After early data painted a "disturbing" picture surrounding racial equity and the coronavirus vaccine in Chicago, the city says at least 50% of doses administered in the last week went to Black or Latinx residents.
The number nearly triples the statistics reported less than a month ago, when the city said just 18% of doses administered early on in the vaccine rollout were going to Black or Latinx Chicagoans, despite them making up 59% of the city's population.
Still, according to data since vaccinations began, Black and Latinx residents make up less than 40% of the city's total first doses administered.
"Just over two months ago, we finally began to see the light at the end of a long, dark tunnel we've been in since COVID-19 first came to our city. This light came in the form of long awaited vaccines," Lightfoot said during a news conference Friday. "And while it gave us a glimpse of what a post-COVID Chicago could look like, it also illuminated the significant challenges that we have struggled with throughout this pandemic."
Similar trends were reported across the country.
An early look at 17 states and two cities that released racial breakdowns through Jan. 25 found that Black people in all places were getting inoculated at levels below their share of the general population, in some cases significantly below.
That is true even though they constitute an oversize percentage of the nation's health care workers, who were put at the front of the line for shots when the campaign began in mid-December.
Earlier this month, the Centers for Disease Control and Prevention reported white women over age 50 accounted for a majority of the first COVID-19 vaccinations administered in the United States.
Among the nearly 13 million people who received at least the first dose of vaccine between mid-December and mid-January, 63 percent were women and 55 percent were over age 50, the CDC report found.
The gap is deeply troubling to some, given that Black, Hispanic and Native American people are dying from COVID-19 at almost three times the rate of white people, according to the CDC.
Lightfoot said in response to Chicago's early data, the city spent the last month focusing on ensuring its vaccinations rates "match the demographics of our city."
“The significant progress we have made is undoubtedly thanks to our equity-based vaccine strategy—which includes a number of initiatives, individuals, organizations and community engagement tactics," she said. "Though we still have a long way to go before we can fully achieve equity, this progress serves as an important reminder that the surest path to truly recovering and healing from this terrible pandemic is one that is built with equity at its foundation."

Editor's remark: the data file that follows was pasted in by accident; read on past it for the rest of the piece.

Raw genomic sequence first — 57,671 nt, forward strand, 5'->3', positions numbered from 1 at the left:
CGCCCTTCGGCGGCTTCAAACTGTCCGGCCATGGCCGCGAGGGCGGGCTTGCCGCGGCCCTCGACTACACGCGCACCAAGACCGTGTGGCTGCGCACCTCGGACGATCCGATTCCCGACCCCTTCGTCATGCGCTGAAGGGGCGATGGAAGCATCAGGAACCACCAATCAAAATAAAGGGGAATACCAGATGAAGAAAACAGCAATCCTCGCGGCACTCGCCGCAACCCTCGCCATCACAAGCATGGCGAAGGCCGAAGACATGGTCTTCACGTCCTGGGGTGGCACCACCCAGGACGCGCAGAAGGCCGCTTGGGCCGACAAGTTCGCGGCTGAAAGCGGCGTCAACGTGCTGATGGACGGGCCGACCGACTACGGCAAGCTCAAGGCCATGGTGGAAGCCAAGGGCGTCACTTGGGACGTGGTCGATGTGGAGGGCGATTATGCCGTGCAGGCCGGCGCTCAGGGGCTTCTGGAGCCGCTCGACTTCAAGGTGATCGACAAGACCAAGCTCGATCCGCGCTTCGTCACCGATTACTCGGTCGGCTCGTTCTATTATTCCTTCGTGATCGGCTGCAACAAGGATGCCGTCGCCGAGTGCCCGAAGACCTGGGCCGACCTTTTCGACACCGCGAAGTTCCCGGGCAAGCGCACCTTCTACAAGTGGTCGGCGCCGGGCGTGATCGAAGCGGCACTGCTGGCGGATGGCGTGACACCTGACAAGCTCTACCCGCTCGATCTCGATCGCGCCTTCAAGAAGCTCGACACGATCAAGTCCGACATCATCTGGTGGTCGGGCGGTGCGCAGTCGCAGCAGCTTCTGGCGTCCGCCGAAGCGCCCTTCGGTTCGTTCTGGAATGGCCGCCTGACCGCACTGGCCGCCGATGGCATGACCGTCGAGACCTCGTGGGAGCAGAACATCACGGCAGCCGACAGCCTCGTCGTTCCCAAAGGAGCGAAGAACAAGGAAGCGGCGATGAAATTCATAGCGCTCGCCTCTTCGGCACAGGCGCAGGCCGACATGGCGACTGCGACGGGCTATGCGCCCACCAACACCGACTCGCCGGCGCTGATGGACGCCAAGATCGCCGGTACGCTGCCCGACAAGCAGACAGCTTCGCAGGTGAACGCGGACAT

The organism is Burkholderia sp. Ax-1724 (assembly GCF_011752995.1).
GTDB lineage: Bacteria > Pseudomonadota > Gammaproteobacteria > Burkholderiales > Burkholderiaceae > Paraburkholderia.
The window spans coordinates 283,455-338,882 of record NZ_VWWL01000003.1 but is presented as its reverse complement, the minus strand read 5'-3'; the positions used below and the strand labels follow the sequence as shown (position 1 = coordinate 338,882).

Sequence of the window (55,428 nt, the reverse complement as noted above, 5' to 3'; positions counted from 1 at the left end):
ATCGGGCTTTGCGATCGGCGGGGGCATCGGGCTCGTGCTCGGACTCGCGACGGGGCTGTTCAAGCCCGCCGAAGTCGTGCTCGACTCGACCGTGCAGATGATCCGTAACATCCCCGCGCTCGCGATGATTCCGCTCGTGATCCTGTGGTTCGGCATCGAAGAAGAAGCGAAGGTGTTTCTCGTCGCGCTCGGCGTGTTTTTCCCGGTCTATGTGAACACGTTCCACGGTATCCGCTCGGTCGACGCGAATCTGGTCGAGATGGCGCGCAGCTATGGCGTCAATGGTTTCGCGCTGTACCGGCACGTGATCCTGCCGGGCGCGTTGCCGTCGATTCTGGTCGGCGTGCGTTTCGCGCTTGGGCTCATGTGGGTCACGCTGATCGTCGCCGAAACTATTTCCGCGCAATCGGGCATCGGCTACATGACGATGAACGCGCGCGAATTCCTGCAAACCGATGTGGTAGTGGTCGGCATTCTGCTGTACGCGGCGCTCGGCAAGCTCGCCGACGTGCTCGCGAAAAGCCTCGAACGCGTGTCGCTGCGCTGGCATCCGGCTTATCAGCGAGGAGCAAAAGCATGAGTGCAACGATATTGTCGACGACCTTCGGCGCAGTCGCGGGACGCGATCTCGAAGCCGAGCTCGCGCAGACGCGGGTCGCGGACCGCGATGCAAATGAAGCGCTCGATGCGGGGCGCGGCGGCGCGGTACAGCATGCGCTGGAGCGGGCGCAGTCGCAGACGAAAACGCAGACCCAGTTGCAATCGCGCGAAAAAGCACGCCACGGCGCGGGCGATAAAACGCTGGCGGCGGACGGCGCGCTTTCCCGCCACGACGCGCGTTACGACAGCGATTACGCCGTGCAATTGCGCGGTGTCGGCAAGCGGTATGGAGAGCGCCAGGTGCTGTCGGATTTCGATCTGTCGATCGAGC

In December, Chicago reported that 9.8% of first doses went to Latinx residents, 8.1% went to Black, non-Latinx residents, 59.4% to white residents and 15.1% went to Asian, non-Latinx residents.
For doses administered in the most recent week the numbers climbed to 26.2% to Latinx residents, 23.6% to Black residents, 41.4% to White residents, and 5.6% to Asian residents.
As of Friday, the numbers since vaccinations began sat at 18% of first doses administered to Latinx residents, 19.1% to Black, non-Latinx residents, 40.8% to white residents, 6.7% to Asian residents and 3.6% to those who identify as "other, non-Latinx." Another 11.8% of doses were administered where race was not known.
Over the past couple weekends, Chicago hosted vaccination clinics in the Belmont Cragin neighborhood and began registering residents for the vaccine.
This week, the city also announced it has opened temporary vaccination clinics in Gage Park and in North Lawndale.
Officials have since announced plans to collaborate with community organizations, faith leaders, health care providers and employers "in order to deliver successful vaccine clinics and events" in the following communities: Archer Heights, Austin, Back of the Yards, Chicago Lawn, Englewood, Humboldt Park, Little Village, Montclare, Roseland, South Deering, Washington Heights, and West Englewood.
“From the beginning of the pandemic we’ve focused our attention and resources to those communities where we were seeing the highest case rates and the greatest number of deaths, and unfortunately they mirrored the inequities we see in society overall,” Chicago Department of Public Health Commissioner Dr. Allison Arwady said in a statement. “We’ve made good progress in these same areas with lowering case rates and now with ensuring vaccine is getting where it’s needed most, and that work will continue.”